I’ve not read any of Nichola Deane’s poetry before but the title My Moriarty hooked me in and the poetry inside kept me very firmly hooked until the end.

These are beautifully paced and crafted poems that examine language, emotion, existence in a simultaneously sensual and cerebral way. The lines are striking, thought-provoking, with that touch of mystery/otherness that moves through and into me as a reader while I read.

It’s no surprise that this was one of the winners of the Flarestack Poets pamphlet competition 2012, I just wish I’d had time and chance to read it earlier.


The past week for me has been one of mostly good news, surprises and kindnesses, only some of which I can mention here but all of which have been appreciated.

Firstly, not having spoken to my tutor at Trinity since finals dinner 18 years ago, (partly through busyness, partly because I wasn’t doing anything with my French, partly personal hang-ups as an undergraduate because of my sudden mediocrity in the Oxford environment), I was cheeky enough to email ask him to look through the academic justifications for my treatment of Madame Bovary in The Magnetic Diaries. (I could see that, from the outside, migrating a 19th century French novel into a modern English-set poetry narrative might not immediately seem like a logical/valid thing to do.) I don’t think I would normally have the found the courage to ask this, except I’ve so loved writing this manuscript and the project means so much to me, not just from the literary angle, but from the way I’ve used it to look at depression.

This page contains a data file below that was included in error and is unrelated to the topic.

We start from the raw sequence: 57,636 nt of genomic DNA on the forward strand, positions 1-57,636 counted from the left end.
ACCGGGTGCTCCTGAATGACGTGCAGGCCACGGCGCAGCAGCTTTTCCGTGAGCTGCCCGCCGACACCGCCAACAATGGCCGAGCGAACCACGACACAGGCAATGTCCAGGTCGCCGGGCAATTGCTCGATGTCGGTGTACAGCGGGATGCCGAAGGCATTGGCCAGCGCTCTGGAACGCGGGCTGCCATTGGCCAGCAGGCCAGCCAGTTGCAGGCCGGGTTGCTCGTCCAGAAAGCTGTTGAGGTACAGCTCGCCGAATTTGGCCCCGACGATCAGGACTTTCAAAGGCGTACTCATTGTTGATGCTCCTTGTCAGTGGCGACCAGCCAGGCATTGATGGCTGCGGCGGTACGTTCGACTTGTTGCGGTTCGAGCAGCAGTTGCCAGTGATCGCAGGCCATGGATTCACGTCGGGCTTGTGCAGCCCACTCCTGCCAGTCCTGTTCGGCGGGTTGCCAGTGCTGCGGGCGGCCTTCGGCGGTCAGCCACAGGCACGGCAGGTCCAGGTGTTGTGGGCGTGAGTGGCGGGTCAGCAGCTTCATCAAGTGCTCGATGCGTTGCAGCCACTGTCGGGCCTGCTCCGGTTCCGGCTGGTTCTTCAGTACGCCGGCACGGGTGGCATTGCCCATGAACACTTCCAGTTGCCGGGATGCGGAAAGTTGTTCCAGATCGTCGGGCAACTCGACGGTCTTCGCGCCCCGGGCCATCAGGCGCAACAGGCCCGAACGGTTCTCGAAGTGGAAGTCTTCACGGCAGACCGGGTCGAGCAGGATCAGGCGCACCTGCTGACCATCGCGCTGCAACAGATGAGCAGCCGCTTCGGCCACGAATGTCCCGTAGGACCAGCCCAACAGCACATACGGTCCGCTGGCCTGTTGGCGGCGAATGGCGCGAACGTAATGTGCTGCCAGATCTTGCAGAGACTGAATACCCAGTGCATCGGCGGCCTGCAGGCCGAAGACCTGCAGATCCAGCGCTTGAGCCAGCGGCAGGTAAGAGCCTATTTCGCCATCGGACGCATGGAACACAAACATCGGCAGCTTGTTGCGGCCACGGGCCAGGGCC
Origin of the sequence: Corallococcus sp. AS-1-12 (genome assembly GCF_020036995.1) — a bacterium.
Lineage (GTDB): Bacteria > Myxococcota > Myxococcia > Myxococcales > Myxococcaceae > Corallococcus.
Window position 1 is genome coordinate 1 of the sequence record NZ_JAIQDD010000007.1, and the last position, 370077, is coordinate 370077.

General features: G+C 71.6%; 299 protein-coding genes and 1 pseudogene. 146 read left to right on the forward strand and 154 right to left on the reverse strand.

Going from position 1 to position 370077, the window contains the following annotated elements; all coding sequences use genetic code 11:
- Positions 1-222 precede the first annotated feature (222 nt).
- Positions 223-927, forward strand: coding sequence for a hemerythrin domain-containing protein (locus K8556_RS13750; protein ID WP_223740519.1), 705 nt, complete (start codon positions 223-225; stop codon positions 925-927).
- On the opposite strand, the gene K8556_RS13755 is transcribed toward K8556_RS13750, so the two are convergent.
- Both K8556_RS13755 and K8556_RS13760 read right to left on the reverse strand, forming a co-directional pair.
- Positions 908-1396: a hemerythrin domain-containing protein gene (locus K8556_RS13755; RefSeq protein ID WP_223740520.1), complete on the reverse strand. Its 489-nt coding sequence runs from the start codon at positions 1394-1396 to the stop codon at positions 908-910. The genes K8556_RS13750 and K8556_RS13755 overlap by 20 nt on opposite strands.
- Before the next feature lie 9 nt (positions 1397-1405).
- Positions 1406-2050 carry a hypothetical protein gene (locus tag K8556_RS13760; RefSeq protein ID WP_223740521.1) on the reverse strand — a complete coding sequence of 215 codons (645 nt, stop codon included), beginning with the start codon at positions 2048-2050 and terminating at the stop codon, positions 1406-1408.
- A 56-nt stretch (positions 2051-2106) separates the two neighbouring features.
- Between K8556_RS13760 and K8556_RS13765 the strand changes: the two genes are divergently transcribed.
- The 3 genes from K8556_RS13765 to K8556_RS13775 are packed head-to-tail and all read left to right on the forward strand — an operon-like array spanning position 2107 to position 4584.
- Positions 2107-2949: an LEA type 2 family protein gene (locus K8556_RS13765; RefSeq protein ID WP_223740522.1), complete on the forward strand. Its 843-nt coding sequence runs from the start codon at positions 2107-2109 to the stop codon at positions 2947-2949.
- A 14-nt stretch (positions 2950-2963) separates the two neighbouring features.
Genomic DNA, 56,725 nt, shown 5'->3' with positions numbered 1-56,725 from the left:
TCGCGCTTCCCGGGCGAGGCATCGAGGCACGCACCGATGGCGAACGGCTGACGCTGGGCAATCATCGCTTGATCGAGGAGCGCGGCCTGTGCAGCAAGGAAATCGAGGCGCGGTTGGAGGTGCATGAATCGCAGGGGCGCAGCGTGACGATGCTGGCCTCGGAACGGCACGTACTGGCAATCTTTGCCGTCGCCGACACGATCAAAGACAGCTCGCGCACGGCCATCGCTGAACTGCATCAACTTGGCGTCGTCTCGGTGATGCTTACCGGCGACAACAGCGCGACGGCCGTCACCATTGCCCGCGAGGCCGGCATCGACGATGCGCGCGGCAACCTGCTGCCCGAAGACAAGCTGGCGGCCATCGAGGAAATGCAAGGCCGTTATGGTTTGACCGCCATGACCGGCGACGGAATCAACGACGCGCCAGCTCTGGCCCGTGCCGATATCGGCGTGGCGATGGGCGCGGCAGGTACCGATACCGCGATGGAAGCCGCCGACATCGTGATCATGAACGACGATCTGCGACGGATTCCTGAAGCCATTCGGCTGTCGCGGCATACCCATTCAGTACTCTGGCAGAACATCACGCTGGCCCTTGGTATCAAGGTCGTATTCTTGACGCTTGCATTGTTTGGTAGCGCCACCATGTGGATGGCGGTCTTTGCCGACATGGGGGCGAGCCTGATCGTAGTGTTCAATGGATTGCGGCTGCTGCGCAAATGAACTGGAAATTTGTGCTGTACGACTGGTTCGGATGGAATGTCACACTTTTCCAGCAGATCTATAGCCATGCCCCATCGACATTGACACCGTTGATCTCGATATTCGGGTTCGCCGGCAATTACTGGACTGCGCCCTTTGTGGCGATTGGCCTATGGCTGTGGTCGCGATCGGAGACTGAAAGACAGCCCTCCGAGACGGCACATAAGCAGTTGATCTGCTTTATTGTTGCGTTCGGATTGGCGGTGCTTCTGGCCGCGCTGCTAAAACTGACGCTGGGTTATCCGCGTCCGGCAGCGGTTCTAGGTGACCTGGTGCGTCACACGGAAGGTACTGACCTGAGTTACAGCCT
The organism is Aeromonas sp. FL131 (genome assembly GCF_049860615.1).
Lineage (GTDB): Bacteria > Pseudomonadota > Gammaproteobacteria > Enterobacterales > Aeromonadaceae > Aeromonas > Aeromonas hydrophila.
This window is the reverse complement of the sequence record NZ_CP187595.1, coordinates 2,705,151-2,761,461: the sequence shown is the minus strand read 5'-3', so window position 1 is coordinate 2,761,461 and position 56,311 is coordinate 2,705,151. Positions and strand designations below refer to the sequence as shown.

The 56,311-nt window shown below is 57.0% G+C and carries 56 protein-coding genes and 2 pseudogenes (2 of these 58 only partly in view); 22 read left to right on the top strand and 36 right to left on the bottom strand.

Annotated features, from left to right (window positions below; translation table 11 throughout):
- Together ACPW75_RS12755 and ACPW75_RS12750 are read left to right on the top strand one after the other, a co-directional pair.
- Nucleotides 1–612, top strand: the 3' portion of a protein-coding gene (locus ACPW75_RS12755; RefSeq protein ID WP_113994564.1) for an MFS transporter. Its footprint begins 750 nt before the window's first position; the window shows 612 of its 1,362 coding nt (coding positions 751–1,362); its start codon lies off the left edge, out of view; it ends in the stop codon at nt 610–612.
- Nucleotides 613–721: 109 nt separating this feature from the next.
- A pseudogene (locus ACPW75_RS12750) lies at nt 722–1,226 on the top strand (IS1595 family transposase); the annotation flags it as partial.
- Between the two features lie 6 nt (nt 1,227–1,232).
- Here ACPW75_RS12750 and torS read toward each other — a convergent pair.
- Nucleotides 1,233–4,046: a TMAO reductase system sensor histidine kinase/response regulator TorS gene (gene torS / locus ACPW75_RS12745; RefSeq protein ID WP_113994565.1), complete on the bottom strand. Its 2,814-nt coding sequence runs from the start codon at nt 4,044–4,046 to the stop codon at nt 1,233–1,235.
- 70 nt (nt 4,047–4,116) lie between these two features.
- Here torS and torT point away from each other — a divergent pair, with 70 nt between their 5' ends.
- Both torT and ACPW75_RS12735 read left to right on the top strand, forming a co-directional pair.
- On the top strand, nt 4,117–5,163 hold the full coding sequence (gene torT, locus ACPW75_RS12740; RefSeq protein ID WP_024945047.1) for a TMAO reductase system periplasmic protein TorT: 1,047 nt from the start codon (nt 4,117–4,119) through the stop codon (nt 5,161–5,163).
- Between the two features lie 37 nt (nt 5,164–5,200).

Anyway, my tutor not only replied, but read and has been incredibly helpful. I’m delighted with his feedback and it’s one of a number of kindnesses in advice and time over the past few weeks, so I’m generally feeling very humbled, very lucky and very grateful for all these and just how many generous-spirited people I’ve been fortunate enough to meet.

Other things making me happy this week include having poems accepted for the next issues of Shadowtrain and The Wolf due out later this year.